Indianapolis Motor Speedway president, Tony George, was the lead man in the formation of the IRL. The crowned jewel of racing, The Indianapolis 500, was now part of the IRL schedule.

The Feud:
The first IRL season came quick. There was not enough time to build new chassis and engines. The teams would run the same equipment as CART during the initial IRL season. This posed a dangerous situation for the IRL. The League wanted to ensure the success of their new racing series. They had to find a way to entice teams to participate in the entire series....not just the Indy 500. Under existing rules, both CART and IRL teams could participate in the Indianapolis 500. The League did not want to see the CART teams come to Indy with a "take the money and run" philosophy. The big blow to CART came when the Indy Racing League ruled that twenty-five starting positions for the Indianapolis 500 would be held for IRL regulars (teams that ran all IRL races). The remaining eight spots in the field would be open for "at large" or CART participants. The so-called feud had begun. The IRL had thrown the first punch.

There were two races in 1996 prior to the Indianapolis 500. There were no conflicting racing dates between the two series'. CART teams could have participated in those two events, earning IRL points and guaranteeing themselves spots in the Indianapolis 500. In a stand of solidarity, the CART teams refused to participate. All but two CART teams boycotted the 1996 Indianapolis 500. CART had returned the punch.

Why The Feud Is Over:
Much of the racing press still refers to the two series' as "feuding." The fight ended with the 1996 racing season. The Indy Racing League unveiled its new racing equipment at the Walt Disney World 200 in January 1997. The IRL cars have a similar look to the cars in the CART series. The similarities are in looks only. The engines in the IRL are normally aspirated vs. turbo charged in CART. There is a specific dollar amount ($75,000) a team can pay for an engine in the IRL. CART has no such limits. A rolling chassis in the IRL can cost no more than $275,000. In CART, a chassis costs nearly a half a million dollars for a production model. There is even one team that designs and builds their own chassis at a higher cost (due to limited production).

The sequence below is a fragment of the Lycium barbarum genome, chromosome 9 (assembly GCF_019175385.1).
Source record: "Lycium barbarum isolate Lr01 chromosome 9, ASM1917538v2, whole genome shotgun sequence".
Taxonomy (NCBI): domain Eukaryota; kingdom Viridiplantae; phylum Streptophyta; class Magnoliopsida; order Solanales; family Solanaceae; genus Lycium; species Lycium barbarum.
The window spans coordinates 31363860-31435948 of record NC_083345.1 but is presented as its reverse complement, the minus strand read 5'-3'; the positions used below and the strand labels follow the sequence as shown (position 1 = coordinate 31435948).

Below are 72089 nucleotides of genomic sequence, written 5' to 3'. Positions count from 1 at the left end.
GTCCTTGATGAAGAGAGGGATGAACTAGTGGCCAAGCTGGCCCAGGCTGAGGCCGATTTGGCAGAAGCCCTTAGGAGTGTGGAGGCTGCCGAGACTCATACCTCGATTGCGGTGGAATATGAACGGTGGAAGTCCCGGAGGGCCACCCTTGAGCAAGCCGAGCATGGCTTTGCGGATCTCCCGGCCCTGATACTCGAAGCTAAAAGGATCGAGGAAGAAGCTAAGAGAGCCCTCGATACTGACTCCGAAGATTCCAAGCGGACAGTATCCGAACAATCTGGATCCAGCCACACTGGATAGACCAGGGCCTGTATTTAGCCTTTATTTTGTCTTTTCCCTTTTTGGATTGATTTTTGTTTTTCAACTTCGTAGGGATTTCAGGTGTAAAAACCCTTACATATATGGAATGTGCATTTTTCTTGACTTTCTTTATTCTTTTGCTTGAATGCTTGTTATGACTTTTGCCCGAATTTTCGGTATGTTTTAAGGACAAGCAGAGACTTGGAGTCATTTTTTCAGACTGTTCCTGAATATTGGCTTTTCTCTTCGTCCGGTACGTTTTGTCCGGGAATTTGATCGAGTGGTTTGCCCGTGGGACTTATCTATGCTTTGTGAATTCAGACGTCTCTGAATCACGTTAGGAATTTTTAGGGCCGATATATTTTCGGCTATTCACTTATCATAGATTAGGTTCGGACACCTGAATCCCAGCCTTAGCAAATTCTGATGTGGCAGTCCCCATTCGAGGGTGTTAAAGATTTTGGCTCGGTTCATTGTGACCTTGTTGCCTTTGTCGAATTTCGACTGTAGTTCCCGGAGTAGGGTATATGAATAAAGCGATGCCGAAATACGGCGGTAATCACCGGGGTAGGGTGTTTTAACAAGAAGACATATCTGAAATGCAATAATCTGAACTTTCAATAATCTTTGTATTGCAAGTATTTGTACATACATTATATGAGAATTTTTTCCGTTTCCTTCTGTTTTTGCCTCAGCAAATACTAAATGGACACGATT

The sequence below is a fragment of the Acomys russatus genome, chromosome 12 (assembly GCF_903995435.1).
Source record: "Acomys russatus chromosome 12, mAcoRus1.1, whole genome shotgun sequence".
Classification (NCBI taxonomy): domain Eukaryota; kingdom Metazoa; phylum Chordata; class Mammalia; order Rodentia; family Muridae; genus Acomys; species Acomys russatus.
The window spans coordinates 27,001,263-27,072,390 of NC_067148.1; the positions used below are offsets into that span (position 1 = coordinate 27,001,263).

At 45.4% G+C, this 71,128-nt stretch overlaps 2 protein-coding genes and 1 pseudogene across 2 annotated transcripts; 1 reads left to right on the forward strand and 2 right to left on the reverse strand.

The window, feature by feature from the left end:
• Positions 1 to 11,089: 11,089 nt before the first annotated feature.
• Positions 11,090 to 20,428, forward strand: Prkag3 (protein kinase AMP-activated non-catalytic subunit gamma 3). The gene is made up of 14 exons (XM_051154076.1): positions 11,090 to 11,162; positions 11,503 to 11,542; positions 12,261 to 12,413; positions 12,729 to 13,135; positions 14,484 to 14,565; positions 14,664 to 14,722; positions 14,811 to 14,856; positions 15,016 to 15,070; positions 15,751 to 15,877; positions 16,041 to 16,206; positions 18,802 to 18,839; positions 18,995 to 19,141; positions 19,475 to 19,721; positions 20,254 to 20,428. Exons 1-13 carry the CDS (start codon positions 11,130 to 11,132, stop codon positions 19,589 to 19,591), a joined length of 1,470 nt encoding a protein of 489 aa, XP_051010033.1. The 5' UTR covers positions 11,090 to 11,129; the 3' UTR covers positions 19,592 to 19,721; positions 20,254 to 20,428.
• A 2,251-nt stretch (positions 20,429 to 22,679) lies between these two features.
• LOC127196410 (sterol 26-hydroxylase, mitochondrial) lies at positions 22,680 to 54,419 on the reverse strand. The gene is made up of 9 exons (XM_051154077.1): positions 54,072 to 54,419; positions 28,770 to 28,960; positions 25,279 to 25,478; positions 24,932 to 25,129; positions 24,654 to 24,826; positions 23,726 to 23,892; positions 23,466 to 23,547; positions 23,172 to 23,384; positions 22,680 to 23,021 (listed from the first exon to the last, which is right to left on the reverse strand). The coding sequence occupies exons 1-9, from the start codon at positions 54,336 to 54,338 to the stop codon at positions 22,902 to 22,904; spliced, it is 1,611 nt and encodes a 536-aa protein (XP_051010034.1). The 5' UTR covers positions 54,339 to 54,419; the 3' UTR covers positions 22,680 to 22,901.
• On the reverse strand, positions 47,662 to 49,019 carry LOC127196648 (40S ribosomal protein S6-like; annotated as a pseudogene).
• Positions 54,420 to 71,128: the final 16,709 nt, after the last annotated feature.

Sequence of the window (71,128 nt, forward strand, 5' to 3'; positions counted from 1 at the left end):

These are only a couple of examples of the differences between CART and the IRL. The fact is, these racing series' are as different as Winston Cup cars and NASCAR's Craftsman Trucks. There are two totally separate rule books.....they are two totally separate products.

If you are a racing fan who enjoys a mix of open wheel road racing with some short and high speed ovals thrown in... CART is the obvious choice. If you are more "oval oriented" and like high speed open wheel action, then the IRL should be the series of choice. If you are a race junkie like myself, then you have four VCR's running on Saturday and Sunday trying to keep up with all the action.

It's like going to the store, folks. We have many similar products to choose from. As for me, when there are several products, one as good as the other, I use them all. The nice thing about this "racing product" is, you can use competitor's products concurrently. It is time to stop calling the CART/IRL split a "feud" or "fight." The battle ended in January of this year. What we have now is not a feud.... It is simply a new product.

Don't Start My Engine,
Terry Callahan -- The Auto Channel